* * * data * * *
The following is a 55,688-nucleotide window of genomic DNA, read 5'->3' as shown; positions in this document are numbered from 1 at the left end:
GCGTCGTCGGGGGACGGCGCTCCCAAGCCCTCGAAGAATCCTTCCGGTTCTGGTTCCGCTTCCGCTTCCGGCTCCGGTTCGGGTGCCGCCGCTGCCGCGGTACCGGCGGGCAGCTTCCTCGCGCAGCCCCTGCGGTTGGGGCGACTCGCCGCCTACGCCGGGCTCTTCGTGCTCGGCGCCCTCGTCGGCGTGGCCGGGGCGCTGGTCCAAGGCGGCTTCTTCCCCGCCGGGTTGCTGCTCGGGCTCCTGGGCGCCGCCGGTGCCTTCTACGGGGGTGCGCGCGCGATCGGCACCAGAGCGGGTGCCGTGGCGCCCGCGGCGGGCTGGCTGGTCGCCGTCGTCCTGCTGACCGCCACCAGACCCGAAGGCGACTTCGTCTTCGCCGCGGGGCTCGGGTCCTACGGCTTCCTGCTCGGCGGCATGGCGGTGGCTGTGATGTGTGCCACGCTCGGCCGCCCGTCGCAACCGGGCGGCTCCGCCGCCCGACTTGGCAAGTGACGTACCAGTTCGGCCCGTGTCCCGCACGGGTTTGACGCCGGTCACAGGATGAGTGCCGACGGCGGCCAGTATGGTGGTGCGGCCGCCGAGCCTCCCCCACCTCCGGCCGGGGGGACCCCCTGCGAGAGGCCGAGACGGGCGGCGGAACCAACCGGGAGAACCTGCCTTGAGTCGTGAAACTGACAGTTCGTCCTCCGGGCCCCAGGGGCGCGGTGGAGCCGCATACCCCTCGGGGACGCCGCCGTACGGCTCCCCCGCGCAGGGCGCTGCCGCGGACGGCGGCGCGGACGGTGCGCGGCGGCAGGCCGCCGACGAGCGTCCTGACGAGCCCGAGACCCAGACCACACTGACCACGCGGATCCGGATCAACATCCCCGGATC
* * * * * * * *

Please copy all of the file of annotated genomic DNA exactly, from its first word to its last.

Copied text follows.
The following is a 55,688-nucleotide window of genomic DNA, read 5'->3' as shown; positions in this document are numbered from 1 at the left end:
GCGTCGTCGGGGGACGGCGCTCCCAAGCCCTCGAAGAATCCTTCCGGTTCTGGTTCCGCTTCCGCTTCCGGCTCCGGTTCGGGTGCCGCCGCTGCCGCGGTACCGGCGGGCAGCTTCCTCGCGCAGCCCCTGCGGTTGGGGCGACTCGCCGCCTACGCCGGGCTCTTCGTGCTCGGCGCCCTCGTCGGCGTGGCCGGGGCGCTGGTCCAAGGCGGCTTCTTCCCCGCCGGGTTGCTGCTCGGGCTCCTGGGCGCCGCCGGTGCCTTCTACGGGGGTGCGCGCGCGATCGGCACCAGAGCGGGTGCCGTGGCGCCCGCGGCGGGCTGGCTGGTCGCCGTCGTCCTGCTGACCGCCACCAGACCCGAAGGCGACTTCGTCTTCGCCGCGGGGCTCGGGTCCTACGGCTTCCTGCTCGGCGGCATGGCGGTGGCTGTGATGTGTGCCACGCTCGGCCGCCCGTCGCAACCGGGCGGCTCCGCCGCCCGACTTGGCAAGTGACGTACCAGTTCGGCCCGTGTCCCGCACGGGTTTGACGCCGGTCACAGGATGAGTGCCGACGGCGGCCAGTATGGTGGTGCGGCCGCCGAGCCTCCCCCACCTCCGGCCGGGGGGACCCCCTGCGAGAGGCCGAGACGGGCGGCGGAACCAACCGGGAGAACCTGCCTTGAGTCGTGAAACTGACAGTTCGTCCTCCGGGCCCCAGGGGCGCGGTGGAGCCGCATACCCCTCGGGGACGCCGCCGTACGGCTCCCCCGCGCAGGGCGCTGCCGCGGACGGCGGCGCGGACGGTGCGCGGCGGCAGGCCGCCGACGAGCGTCCTGACGAGCCCGAGACCCAGACCACACTGACCACGCGGATCCGGATCAACATCCCCGGATC